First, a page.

SCOTUS rules Florida's death penalty unconstitutional
WASHINGTON – In a major decision, the U.S. Supreme Court on Tuesday found that Florida's death-penalty sentencing system is unconstitutional. The case focused on the role of juries in recommending whether defendants should receive the death penalty.
The justices on Tuesday ruled 8-1 that the state's sentencing procedure is flawed because juries play only an advisory role in recommending death while the judge can reach a different decision.
"We hold this sentencing scheme unconstitutional,'' the Supreme Court opinion said. "The Sixth Amendment requires a jury, not a judge, to find each fact necessary to impose a sentence of death. A jury's mere recommendation is not enough."
In 2011, Cecil King was sentenced to death for beating to death 82-year-old Renie Telzer Bain with a hammer when he broke into her home. King is on death row and Tuesday when members of Bain’s family heard the U.S. Supreme Court found the Florida Death Penalty sentencing system unconstitutional they were angry.
Bernie de Rionda has tried more death penalty cases in Florida than most prosecutors. De Rionda said he received a number of text and calls from other families concerned by Tuesday’s ruling.
“I think it's important that those families be cognizant of the fact we will follow the law and will seek the death penalty in appropriate cases,” De Rionda said. “We will battle each case individually, one at a time, in terms of seeking justice.
Attorney Rod Sullivan doesn’t believe this new ruling will means resentencing for death row cases. Jacksonville currently has 60 death row cases. He said the ruling Tuesday involved other factors in the case.
“Basically what it means is the Florida statute that involves sentencing for death is flawed. What it does is allow the jury just to make an advisory determination and the judge to make the final decision,” Sullivan said. “The new statute is going to have to require the jury to find that there is an aggravating circumstance that warrants death. They are not going to have to find it unanimously, but they're going to have to find it by majority.”
The court ordered a new sentencing hearing for Timothy Lee Hurst, who was convicted of the 1998 murder of his manager at a Popeye's restaurant in Pensacola. A jury divided 7-5 in favor of death, but a judge imposed the sentence.
Florida's solicitor general argued that the system was acceptable because a jury first decides if the defendant is eligible for the death penalty.
Under Florida law, the state requires juries in capital sentencing hearings to weigh factors for and against imposing a death sentence. But the judge is not bound by those findings and can reach a different conclusion. The judge can also weigh other factors independently. So a jury could base its decision on one particular aggravating factor, but a judge could then rely on a different factor the jury never considered.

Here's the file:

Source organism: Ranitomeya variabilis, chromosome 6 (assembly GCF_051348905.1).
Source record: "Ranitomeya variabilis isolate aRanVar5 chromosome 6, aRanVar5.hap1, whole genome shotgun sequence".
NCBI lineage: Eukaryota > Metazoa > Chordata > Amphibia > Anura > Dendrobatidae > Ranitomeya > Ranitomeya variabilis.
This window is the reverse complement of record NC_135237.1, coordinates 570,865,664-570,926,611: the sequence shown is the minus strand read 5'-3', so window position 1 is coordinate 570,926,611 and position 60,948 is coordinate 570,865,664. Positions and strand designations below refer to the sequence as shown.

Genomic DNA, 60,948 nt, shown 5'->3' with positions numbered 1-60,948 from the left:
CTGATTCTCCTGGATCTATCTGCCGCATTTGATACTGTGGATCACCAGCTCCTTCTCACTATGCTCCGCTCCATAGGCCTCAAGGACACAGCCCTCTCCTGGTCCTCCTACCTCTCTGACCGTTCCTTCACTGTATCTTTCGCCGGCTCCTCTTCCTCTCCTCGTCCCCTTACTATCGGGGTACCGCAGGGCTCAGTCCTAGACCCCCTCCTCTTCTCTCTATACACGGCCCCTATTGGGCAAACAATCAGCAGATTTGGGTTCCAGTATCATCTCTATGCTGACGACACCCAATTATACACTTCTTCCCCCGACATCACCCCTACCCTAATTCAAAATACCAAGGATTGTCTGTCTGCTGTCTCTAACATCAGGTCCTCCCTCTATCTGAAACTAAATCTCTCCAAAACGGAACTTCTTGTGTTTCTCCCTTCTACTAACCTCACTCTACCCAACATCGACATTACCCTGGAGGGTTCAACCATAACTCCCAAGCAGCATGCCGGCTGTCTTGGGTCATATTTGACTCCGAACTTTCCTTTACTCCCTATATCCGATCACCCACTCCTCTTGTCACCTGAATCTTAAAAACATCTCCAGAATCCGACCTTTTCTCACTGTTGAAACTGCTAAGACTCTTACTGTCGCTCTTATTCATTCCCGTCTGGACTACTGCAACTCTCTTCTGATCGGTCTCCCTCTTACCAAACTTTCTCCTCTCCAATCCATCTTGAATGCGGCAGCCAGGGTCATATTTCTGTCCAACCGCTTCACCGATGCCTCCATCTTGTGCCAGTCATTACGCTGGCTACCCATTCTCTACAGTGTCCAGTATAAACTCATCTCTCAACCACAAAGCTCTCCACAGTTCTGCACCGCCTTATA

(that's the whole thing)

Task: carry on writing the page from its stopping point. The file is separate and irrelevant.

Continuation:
"In light of today’s United States Supreme Court decision holding Florida’s capital sentencing procedure unconstitutional, the state will need to make changes to its death-sentencing statutes," Florida Attorney General Pam Bondi said in a statement. "I will work with state lawmakers this legislative session to ensure that those changes comply with the court’s latest decision. The impact of the court’s ruling on existing death sentences will need to be evaluated on a case-by-case basis."
In Hurst's case, prosecutors asked the jury to consider two aggravating factors: the murder was committed during a robbery and it was "especially heinous, atrocious or cruel." But Florida law did not require the jury to say how it voted on each factor. Hurst's attorney argued that it was possible only four jurors agreed with one, while three agreed with the other.
The Supreme Court ruled in 2002 that a defendant has the right to have a jury decide whether the circumstances of a crime warrant a sentence of death.The justices sent the case back to the Florida Supreme Court to determine whether the error in sentencing Hurst was harmless, or whether he should get a new sentencing hearing.
Justice Samuel Alito dissented, saying that the trial judge in Florida simply performs a reviewing function that duplicates what the jury has done.
Florida is one of only three states that do not require a unanimous jury verdict when sentencing someone to death. The others are Alabama and Delaware.
The state has executed 92 people since the death penalty was reinstated in in 1979 and 390 more are on death row.
Oscar Ray Bolin Jr., who was convicted of killing three women in the Tampa area, was executed last Thursday. The following day, Gov. Rick Scott signed a death warrant for Mark Asay, who was convicted of killing two Jacksonville men in 1987.
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